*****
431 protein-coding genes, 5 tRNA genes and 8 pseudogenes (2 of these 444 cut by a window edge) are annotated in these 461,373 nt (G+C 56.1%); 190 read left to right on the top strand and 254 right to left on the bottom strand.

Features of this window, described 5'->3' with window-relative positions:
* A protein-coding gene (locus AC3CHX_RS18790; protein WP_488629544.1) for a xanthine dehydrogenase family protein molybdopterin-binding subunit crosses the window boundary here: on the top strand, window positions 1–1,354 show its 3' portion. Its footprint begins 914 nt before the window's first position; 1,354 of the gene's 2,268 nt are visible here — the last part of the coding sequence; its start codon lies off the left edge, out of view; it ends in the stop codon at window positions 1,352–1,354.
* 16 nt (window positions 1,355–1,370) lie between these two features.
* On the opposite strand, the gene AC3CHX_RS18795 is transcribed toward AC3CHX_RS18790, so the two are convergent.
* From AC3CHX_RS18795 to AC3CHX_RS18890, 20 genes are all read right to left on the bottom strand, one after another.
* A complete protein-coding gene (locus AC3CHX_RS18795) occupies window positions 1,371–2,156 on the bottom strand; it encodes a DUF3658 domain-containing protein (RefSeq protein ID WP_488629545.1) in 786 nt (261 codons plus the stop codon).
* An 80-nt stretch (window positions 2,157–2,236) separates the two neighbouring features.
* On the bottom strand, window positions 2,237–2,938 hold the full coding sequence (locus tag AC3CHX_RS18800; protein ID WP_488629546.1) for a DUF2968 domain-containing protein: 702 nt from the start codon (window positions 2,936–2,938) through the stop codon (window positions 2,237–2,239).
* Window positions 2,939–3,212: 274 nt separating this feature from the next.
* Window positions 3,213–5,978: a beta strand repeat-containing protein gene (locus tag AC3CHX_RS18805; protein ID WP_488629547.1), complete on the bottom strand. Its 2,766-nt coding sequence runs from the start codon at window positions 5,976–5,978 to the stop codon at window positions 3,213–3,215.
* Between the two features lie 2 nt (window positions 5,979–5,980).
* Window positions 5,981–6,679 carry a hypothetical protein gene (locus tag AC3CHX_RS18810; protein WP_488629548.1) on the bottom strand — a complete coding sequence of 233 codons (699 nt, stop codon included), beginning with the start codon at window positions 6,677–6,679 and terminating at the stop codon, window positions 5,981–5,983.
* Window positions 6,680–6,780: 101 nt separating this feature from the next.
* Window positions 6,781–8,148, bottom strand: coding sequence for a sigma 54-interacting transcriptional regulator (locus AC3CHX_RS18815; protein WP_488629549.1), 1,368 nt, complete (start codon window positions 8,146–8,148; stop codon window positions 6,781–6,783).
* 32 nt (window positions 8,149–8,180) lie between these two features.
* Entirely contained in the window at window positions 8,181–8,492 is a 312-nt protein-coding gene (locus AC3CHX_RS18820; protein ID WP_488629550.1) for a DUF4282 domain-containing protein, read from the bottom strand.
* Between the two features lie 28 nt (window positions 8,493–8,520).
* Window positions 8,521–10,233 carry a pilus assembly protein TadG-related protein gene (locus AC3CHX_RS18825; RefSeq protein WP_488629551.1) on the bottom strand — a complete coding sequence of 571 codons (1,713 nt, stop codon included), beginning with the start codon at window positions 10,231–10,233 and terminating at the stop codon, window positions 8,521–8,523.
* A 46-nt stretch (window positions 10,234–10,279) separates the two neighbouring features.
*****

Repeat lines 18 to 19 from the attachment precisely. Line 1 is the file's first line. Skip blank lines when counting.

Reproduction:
* Between the two features lie 28 nt (window positions 8,493–8,520).
* Window positions 8,521–10,233 carry a pilus assembly protein TadG-related protein gene (locus AC3CHX_RS18825; RefSeq protein WP_488629551.1) on the bottom strand — a complete coding sequence of 571 codons (1,713 nt, stop codon included), beginning with the start codon at window positions 10,231–10,233 and terminating at the stop codon, window positions 8,521–8,523.